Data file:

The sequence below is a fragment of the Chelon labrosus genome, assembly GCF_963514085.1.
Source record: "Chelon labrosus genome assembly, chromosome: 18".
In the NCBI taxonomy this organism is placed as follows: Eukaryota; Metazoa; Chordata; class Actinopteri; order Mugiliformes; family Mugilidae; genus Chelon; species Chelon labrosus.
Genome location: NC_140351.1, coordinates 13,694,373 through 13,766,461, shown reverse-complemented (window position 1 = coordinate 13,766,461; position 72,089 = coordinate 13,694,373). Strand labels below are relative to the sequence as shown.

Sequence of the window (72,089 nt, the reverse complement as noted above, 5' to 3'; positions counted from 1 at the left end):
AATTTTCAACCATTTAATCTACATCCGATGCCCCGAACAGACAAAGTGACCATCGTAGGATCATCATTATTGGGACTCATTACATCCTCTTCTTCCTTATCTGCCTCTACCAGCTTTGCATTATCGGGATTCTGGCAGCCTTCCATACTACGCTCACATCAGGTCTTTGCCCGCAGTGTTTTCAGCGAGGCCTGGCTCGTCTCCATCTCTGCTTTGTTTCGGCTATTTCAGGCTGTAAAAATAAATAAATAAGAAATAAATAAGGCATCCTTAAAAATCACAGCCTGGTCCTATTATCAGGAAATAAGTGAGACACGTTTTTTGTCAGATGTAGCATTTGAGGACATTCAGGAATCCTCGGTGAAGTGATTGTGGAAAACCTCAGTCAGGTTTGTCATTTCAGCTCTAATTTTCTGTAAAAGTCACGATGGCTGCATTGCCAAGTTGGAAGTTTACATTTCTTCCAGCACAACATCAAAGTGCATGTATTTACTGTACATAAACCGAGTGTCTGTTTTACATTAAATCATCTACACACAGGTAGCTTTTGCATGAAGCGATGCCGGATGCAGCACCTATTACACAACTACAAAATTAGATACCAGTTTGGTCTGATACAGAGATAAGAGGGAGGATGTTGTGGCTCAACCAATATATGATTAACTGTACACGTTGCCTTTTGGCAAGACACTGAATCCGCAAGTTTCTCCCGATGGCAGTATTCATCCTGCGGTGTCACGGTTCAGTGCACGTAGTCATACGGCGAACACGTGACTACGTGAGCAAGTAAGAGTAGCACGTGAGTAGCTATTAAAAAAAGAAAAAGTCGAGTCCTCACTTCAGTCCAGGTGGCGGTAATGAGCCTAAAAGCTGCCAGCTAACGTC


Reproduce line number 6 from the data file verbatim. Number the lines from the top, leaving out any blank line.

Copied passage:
AATTTTCAACCATTTAATCTACATCCGATGCCCCGAACAGACAAAGTGACCATCGTAGGATCATCATTATTGGGACTCATTACATCCTCTTCTTCCTTATCTGCCTCTACCAGCTTTGCATTATCGGGATTCTGGCAGCCTTCCATACTACGCTCACATCAGGTCTTTGCCCGCAGTGTTTTCAGCGAGGCCTGGCTCGTCTCCATCTCTGCTTTGTTTCGGCTATTTCAGGCTGTAAAAATAAATAAATAAGAAATAAATAAGGCATCCTTAAAAATCACAGCCTGGTCCTATTATCAGGAAATAAGTGAGACACGTTTTTTGTCAGATGTAGCATTTGAGGACATTCAGGAATCCTCGGTGAAGTGATTGTGGAAAACCTCAGTCAGGTTTGTCATTTCAGCTCTAATTTTCTGTAAAAGTCACGATGGCTGCATTGCCAAGTTGGAAGTTTACATTTCTTCCAGCACAACATCAAAGTGCATGTATTTACTGTACATAAACCGAGTGTCTGTTTTACATTAAATCATCTACACACAGGTAGCTTTTGCATGAAGCGATGCCGGATGCAGCACCTATTACACAACTACAAAATTAGATACCAGTTTGGTCTGATACAGAGATAAGAGGGAGGATGTTGTGGCTCAACCAATATATGATTAACTGTACACGTTGCCTTTTGGCAAGACACTGAATCCGCAAGTTTCTCCCGATGGCAGTATTCATCCTGCGGTGTCACGGTTCAGTGCACGTAGTCATACGGCGAACACGTGACTACGTGAGCAAGTAAGAGTAGCACGTGAGTAGCTATTAAAAAAAGAAAAAGTCGAGTCCTCACTTCAGTCCAGGTGGCGGTAATGAGCCTAAAAGCTGCCAGCTAACGTC